The 1%ers may find they will have difficulty getting rid of worker centres. Theiy are part of the American Constitution, the part about the right to freedom of assembly. Supreme Courts in other countries have already ruled, unions/worker centres have the right to exsist.
When people have a working wage, they are able to pay for food and not rely on food stamps so much. They can afford to purchase medical coverage, they can afford to buy their children the necssities of life. Oh, and best of all, people who make a working wage, usually pay federal/state income taxes, unlike the 1%ers, who don’t pay or pay much less.
Sort of like those 1%ers who live on park avenue in New York. Those billionaires pay less than half of the taxes that the New York fire fighters do. If a government was handing out tax rates I’d suggest fire fighters ought to have a better deal than a billionaire. I’ve never seen a billionaire run into a burning building to save someone.
Anonymous At Work
If business executives feel that strongly, then they need to be made to attend 8 am Saturday seminars (mandatory, or it’s a fire-able offense) about the subject matter, and have their shifts changed without warning, have meetings at the community centers with 3 or 4 representatives from labor movements, etc.
Tone in DC
These g00pers are normally big on using shame on people (Sandra Fluke comes to mind). They don’t mind harassing people, either; I still can’t believe we may have poll watchers challenging people in the next elections around here.
All of a sudden, these MotU are upset about worker centers. These winger lobbyists need a very tall glass of STFU.
@Kay: Of course it’s unfair. They want / need those “solutions” as a means to shut down other options, not as something to be implemented (and thus put out of rhetorical reach) and certainly not as anything implemented and used to ameliorate any of the original problem(s). Du-uh. Wasn,t Kthug going on about something similar?
It’s one of those things where I feel like I’m on a different planet from conservatives. I can’t imagine anything more bootstrappy than walking off your McDonalds job and then returning and attempting to negotiate. That’s goddamned amazing, anyway you look at it.
I know it doesn’t “count” because it’s collective, but that is also an individual act particularly because they are not actually in a union. It’s very self-directed. I think conservatives should be congratulating them. They want to work. We supposedly encourage that. What’s the problem?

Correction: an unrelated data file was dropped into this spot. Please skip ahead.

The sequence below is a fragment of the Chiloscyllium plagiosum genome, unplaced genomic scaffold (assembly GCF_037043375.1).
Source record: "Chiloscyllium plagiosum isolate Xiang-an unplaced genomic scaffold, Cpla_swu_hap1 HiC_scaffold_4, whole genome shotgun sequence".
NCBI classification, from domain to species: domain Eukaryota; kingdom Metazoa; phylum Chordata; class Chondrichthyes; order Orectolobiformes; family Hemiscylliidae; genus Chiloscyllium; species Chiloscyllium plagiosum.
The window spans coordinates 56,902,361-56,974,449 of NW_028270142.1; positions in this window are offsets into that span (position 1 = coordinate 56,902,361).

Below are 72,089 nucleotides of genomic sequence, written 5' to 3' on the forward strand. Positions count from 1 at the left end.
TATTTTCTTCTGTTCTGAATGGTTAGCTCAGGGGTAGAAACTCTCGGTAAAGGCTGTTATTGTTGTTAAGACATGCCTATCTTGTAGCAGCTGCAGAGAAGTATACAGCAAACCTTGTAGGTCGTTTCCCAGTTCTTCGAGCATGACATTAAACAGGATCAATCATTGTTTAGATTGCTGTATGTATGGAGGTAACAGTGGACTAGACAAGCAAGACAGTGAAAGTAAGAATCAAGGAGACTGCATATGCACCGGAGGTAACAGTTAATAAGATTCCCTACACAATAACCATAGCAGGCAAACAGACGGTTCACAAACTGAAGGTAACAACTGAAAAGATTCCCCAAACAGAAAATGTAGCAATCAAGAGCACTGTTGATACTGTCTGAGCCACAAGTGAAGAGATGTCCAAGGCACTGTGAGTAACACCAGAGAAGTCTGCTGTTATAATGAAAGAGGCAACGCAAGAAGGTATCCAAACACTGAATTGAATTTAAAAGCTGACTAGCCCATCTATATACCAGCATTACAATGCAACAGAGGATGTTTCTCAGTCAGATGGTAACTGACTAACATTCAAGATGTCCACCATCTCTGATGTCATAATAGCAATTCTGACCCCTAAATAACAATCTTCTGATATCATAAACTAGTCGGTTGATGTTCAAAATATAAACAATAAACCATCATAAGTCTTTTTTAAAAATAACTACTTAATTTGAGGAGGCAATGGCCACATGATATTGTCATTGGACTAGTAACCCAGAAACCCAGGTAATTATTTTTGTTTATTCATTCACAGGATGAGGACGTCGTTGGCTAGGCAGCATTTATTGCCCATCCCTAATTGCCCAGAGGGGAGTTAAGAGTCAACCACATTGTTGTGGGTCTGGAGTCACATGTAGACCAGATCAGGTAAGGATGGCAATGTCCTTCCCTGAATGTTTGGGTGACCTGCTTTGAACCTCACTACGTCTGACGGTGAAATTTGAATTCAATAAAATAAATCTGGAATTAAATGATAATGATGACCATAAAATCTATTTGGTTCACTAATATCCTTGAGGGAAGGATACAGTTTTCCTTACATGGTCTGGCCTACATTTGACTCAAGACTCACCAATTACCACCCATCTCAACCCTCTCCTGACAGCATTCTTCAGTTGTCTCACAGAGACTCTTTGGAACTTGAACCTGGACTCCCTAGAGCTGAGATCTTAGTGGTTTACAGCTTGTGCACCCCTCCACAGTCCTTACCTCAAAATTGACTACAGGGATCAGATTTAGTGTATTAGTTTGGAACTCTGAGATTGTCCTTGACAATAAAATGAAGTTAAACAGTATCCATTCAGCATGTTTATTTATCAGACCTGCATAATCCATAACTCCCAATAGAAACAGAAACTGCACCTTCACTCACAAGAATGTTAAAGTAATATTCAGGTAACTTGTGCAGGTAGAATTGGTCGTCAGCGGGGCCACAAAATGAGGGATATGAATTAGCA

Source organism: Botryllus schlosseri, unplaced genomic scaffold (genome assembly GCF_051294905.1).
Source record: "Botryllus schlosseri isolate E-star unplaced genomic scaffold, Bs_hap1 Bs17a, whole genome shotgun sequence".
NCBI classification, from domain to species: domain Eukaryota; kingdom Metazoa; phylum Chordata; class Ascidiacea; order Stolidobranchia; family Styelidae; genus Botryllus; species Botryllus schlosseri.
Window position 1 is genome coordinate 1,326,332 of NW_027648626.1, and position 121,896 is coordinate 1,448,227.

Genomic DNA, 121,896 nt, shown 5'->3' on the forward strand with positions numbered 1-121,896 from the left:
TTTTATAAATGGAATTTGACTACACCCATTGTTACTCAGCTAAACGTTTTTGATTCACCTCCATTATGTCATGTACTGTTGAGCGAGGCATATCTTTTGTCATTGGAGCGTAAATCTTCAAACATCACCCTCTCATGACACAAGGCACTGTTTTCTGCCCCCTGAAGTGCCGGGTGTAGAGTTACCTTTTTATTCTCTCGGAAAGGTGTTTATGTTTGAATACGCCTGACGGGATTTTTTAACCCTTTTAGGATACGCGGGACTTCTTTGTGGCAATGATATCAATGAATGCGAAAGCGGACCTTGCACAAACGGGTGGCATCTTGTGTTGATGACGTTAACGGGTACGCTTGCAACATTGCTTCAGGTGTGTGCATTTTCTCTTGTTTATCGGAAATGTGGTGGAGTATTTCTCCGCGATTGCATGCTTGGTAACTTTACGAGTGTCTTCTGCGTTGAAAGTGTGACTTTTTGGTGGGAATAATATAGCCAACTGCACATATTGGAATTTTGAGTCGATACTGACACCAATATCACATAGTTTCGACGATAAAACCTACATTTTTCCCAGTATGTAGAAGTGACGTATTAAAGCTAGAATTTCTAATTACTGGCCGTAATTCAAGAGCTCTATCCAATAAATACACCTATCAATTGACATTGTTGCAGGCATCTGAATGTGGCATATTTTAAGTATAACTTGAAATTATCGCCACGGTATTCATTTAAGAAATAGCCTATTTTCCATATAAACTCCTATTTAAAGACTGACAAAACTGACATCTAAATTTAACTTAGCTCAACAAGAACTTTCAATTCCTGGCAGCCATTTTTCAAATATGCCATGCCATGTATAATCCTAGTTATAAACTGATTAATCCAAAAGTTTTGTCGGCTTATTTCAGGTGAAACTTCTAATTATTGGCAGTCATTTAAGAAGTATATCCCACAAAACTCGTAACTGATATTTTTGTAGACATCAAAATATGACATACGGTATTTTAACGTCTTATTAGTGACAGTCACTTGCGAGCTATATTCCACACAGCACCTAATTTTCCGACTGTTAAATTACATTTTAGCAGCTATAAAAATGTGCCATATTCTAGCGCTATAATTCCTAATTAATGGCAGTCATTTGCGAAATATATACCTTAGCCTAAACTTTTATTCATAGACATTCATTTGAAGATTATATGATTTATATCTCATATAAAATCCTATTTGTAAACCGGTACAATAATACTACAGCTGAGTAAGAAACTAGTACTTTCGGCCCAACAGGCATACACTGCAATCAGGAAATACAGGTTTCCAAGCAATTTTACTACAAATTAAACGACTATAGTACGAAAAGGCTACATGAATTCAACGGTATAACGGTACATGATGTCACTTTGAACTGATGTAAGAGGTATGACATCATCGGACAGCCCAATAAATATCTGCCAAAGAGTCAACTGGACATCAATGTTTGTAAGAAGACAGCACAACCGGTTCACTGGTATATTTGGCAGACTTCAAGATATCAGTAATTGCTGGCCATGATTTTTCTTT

@Tone in DC: ON ICE!
For those sniveling pundits who like to go on about how unions protect lousy employees, I have a great anecdotal tale. Many years ago, I had a young guy (mid 20s) come see me about a beef he had. Seems that he had a bit of an issue with the bottle. Basically, he’d gone to a bar on his lunch break and downed an entire bottle of tequila, then came back to the plant, had a blackout and took a swing at his supervisor. They fired him on the spot.
He was griping because he felt like he should have gotten an EAP referral for some sort of rehab, but his union rep told him in no uncertain terms that the little drunk wasn’t going to get the sweat off the rep’s nutsack (I think the union guy tossed him out by the collar). At the time, I dabbled in some LMRA cases, and found that the employer and the union clearly had an out due to a clause in the CBA on workplace violence.
@Kay: They’re not attempting to negotiate, they’re not attempting to get along, we’re not supposed to be equal elements of the equation. Remember us? We’re the un’merican ones by definition. (Some are now lecturing the pope on catholicism, so we’re in good company.) You’re indeed on an entirely different planet.
@Ash Can: no, you were right the first time: Jump you fuckers.
My biases are obvious and documented but…
Nothing, and I mean nothing, will attract as quick and harsh a response as anything perceived as a threat to profits and rich people’s perception that they are entitled to all of them. You watch how many laws the GOP will trample to make these things illegal.
Yeah, like businesses haven’t been doing that for decades. Now workers are doing the same thing? “No fair!”